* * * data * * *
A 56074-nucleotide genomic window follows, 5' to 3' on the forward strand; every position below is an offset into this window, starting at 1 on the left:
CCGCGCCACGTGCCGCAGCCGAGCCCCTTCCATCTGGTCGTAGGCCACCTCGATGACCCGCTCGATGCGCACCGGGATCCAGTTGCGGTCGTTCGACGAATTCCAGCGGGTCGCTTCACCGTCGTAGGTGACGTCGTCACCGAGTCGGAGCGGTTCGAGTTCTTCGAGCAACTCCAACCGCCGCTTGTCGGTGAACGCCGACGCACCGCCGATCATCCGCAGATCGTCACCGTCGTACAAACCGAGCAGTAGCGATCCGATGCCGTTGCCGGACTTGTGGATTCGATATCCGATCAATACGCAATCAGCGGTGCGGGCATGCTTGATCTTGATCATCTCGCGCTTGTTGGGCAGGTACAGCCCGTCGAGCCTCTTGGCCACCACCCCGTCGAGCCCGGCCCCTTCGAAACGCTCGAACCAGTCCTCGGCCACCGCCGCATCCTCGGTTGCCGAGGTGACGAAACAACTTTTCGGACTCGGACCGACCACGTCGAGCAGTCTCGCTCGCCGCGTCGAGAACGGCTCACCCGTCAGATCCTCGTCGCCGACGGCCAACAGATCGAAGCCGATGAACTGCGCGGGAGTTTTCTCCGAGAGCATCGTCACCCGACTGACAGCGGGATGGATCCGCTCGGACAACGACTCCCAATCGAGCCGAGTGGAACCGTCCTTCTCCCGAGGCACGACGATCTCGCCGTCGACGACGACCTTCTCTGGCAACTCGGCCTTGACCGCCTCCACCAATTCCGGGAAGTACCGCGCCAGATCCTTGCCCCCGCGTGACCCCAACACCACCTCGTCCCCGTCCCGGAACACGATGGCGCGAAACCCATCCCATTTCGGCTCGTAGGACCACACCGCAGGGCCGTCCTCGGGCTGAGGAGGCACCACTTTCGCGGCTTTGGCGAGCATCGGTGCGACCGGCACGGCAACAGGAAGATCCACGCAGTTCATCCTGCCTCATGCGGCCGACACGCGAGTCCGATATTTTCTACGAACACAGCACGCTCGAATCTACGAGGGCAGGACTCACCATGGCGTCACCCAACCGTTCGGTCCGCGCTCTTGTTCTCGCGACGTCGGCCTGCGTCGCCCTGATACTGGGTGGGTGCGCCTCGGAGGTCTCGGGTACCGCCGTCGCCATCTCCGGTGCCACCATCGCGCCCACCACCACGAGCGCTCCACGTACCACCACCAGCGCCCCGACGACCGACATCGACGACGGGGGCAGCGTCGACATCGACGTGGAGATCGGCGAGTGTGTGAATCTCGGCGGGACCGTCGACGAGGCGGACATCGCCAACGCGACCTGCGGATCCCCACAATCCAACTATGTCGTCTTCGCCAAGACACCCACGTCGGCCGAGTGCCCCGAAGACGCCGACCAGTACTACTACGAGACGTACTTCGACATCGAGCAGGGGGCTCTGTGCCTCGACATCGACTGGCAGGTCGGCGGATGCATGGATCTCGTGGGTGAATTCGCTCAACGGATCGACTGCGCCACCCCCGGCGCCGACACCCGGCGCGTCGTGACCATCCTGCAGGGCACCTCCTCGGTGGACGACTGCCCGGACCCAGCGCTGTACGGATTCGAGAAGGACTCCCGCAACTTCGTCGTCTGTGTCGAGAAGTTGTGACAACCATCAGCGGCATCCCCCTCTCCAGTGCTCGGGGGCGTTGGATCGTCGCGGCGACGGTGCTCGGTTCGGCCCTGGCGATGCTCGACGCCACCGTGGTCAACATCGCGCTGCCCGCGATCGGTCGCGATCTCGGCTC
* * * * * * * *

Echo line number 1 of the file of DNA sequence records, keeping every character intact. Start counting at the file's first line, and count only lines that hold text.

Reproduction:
A 56074-nucleotide genomic window follows, 5' to 3' on the forward strand; every position below is an offset into this window, starting at 1 on the left: